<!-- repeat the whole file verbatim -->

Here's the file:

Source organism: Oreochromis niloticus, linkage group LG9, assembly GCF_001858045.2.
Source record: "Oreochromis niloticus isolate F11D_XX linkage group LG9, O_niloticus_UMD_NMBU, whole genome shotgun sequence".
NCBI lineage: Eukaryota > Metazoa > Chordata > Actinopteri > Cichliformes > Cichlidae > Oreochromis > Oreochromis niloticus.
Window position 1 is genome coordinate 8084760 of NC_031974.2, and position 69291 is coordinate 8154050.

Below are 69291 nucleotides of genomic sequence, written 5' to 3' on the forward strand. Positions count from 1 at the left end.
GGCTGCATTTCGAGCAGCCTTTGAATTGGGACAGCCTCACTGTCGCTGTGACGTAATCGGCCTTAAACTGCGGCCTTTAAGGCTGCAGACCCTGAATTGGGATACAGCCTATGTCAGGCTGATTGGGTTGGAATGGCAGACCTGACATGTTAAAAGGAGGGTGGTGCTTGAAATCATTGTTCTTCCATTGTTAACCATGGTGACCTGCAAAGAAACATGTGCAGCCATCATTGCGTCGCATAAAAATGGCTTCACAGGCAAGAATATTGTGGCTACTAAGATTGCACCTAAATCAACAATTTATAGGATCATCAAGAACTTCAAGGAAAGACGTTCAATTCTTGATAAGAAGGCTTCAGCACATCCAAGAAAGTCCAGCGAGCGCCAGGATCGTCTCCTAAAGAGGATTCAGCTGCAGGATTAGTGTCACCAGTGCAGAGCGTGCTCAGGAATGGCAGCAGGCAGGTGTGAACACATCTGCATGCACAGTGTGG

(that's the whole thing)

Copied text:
Source organism: Oreochromis niloticus, linkage group LG9, assembly GCF_001858045.2.
Source record: "Oreochromis niloticus isolate F11D_XX linkage group LG9, O_niloticus_UMD_NMBU, whole genome shotgun sequence".
NCBI lineage: Eukaryota > Metazoa > Chordata > Actinopteri > Cichliformes > Cichlidae > Oreochromis > Oreochromis niloticus.
Window position 1 is genome coordinate 8084760 of NC_031974.2, and position 69291 is coordinate 8154050.

Below are 69291 nucleotides of genomic sequence, written 5' to 3' on the forward strand. Positions count from 1 at the left end.
GGCTGCATTTCGAGCAGCCTTTGAATTGGGACAGCCTCACTGTCGCTGTGACGTAATCGGCCTTAAACTGCGGCCTTTAAGGCTGCAGACCCTGAATTGGGATACAGCCTATGTCAGGCTGATTGGGTTGGAATGGCAGACCTGACATGTTAAAAGGAGGGTGGTGCTTGAAATCATTGTTCTTCCATTGTTAACCATGGTGACCTGCAAAGAAACATGTGCAGCCATCATTGCGTCGCATAAAAATGGCTTCACAGGCAAGAATATTGTGGCTACTAAGATTGCACCTAAATCAACAATTTATAGGATCATCAAGAACTTCAAGGAAAGACGTTCAATTCTTGATAAGAAGGCTTCAGCACATCCAAGAAAGTCCAGCGAGCGCCAGGATCGTCTCCTAAAGAGGATTCAGCTGCAGGATTAGTGTCACCAGTGCAGAGCGTGCTCAGGAATGGCAGCAGGCAGGTGTGAACACATCTGCATGCACAGTGTGG